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Simplest Plug-n-Play Photo Layout?

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Vegansoy
Simplest Plug-n-Play Photo Layout?
on Oct 20, 2006 at 2:49:03 am

I have the Creative Suite, but almost exclusively use Photoshop, and this is my question: I want to make a small, home printed photography book which will have very little text, and most likely will consist of several pages of full-bleed one page and cross-gutter two page image placements, and I'm wondering if InDesign is overkill for this project. I like the drag and drop that is in Apple Aperature and iPhoto, but I don't have Aperature, and iPhoto doesn't do two page spreads. I'd like it to be smart enough to know how to handle the other half of an image being on an entirely different piece of paper, and perhaps even take into consideration the thickness of the paper for multi page stacked signatures. I'm finding the learning curve on inDesign to have me pulling my hair out, it just doesn't seem that intuitive to me, but I'm pretty bad at new professional software learning curves. Can anyone stear me in the right direction? The help and tutorials for InDesign all assume that I want to get into very elaborate text rich layouts, and I get lost in that. Any help would be appreciated.


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thumbslinger
Re: Simplest Plug-n-Play Photo Layout?
on Oct 20, 2006 at 1:46:06 pm

Ultimately, you're referring to whats called imposition. When most layout pages for a book they are doing so in 'reader spreads.' Simply means you're looking at spread as you want to see it in a book. When those files go to a printer, they use software (nowadays) that rearranges the material into 'printer spreads.' This is simply taking the information and making sure that when page two is printed, that (in an 8 page brochure lets say) on the right-hand side of that flat page, page 7 is printed so when it's all folded together, you get 'reader spreads.'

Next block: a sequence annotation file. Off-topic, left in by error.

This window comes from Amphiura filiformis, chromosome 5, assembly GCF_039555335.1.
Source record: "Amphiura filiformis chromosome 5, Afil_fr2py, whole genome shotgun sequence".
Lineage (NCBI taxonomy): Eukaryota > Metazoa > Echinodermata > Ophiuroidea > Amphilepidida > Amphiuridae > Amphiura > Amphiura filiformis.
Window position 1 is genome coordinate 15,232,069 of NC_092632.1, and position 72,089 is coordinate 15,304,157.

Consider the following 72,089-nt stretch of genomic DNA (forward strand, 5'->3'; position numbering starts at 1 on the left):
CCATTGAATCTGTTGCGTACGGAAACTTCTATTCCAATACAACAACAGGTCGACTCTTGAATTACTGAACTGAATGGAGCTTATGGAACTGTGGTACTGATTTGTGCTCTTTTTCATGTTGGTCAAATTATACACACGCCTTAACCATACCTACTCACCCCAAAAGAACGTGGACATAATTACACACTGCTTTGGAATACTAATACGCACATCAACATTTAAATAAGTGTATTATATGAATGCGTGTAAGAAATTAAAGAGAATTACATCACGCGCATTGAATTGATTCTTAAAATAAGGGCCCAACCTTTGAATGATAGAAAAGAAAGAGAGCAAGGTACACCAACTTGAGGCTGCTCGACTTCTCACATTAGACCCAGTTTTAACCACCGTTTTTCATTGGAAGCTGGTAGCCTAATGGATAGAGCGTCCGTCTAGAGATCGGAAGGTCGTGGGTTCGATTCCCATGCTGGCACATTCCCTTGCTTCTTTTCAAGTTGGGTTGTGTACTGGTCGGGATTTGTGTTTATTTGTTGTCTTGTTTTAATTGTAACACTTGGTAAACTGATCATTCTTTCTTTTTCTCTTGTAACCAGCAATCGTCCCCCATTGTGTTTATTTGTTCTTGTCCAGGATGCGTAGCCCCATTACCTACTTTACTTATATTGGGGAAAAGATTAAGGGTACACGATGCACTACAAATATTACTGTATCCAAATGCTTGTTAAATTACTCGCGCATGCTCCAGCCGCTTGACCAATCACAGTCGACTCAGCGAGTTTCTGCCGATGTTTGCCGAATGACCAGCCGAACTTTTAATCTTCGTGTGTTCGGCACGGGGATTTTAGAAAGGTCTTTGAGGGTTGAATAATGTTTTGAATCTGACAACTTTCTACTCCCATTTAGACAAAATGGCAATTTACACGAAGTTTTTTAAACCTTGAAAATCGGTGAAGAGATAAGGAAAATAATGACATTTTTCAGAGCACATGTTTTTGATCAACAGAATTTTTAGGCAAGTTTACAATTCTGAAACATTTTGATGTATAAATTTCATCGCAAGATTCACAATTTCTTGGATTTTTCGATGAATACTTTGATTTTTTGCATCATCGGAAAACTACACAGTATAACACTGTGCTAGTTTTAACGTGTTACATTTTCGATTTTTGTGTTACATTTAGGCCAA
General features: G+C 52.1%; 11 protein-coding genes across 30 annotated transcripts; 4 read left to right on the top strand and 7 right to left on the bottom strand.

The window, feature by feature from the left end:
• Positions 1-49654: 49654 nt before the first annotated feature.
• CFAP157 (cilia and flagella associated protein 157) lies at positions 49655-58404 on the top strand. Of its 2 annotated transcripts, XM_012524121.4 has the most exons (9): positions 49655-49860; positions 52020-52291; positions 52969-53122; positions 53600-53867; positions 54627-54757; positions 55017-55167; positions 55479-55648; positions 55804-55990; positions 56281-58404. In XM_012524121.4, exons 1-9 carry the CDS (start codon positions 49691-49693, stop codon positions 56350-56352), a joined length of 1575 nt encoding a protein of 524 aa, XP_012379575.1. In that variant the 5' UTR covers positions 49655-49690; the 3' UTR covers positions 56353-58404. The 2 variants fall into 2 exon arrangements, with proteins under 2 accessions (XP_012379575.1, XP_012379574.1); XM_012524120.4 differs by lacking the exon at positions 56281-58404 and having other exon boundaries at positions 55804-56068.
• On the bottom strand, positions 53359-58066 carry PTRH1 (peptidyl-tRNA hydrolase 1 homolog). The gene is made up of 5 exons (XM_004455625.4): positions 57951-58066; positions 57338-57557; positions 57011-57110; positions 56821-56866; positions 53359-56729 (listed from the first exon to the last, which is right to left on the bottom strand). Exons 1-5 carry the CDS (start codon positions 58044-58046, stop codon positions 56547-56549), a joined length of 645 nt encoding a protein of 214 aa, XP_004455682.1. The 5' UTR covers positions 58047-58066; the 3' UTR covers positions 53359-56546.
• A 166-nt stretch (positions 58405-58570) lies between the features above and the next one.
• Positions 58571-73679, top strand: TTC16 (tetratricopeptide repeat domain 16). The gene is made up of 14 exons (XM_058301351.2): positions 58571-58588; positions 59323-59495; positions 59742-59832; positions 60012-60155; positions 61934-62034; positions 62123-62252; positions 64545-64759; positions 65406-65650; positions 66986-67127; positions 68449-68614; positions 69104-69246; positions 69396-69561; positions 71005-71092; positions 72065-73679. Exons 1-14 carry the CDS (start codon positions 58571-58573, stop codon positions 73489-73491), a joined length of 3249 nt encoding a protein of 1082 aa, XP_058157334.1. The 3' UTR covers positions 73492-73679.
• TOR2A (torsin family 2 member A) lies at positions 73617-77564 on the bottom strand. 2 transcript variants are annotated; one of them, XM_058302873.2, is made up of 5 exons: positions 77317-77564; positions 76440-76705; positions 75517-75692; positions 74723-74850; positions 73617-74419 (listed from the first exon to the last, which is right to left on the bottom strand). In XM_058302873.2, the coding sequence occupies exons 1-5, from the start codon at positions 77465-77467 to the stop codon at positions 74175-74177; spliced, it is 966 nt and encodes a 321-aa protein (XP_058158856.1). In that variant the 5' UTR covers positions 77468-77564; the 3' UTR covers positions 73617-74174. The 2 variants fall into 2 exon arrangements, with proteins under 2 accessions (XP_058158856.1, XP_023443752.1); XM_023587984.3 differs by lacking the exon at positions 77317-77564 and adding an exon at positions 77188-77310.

Since you're doing many photos, your catch will be splitting up the images to ensure proper alignment.

If you're doing this yourself, it will bode well to try a test. Take some paper and make a little dummy of how many pages you want. Just take however many pages you want the final to be and divide it by two. That's how many pieces of paper you need. Fold those in half and put them together. Now, number each surface 1 through whatever. Take apart the pages and you'll have the imposition worked out.

Now it's a matter of splitting the photos wherever the fold will occur. If you design the book with all the photos aligned the same, it will cut down your Photoshop work immensly. Otherwise, just make notes with measurements where you will have to save an image as two and place those pieces on the appropriate pages.

Doing this can all be done in Photoshop but depending upon how large of a page size you use, and the # of pages, you could wind up with a lot of storage space needed!

In InDesign, you would just be importing the pictures into two separate boxes. If you really watch your numbers, you could even avoid having to split the images and instead just click on an image with the 'hollow-arrow' and use your arrow keys to reposition the picture within the picture frame.


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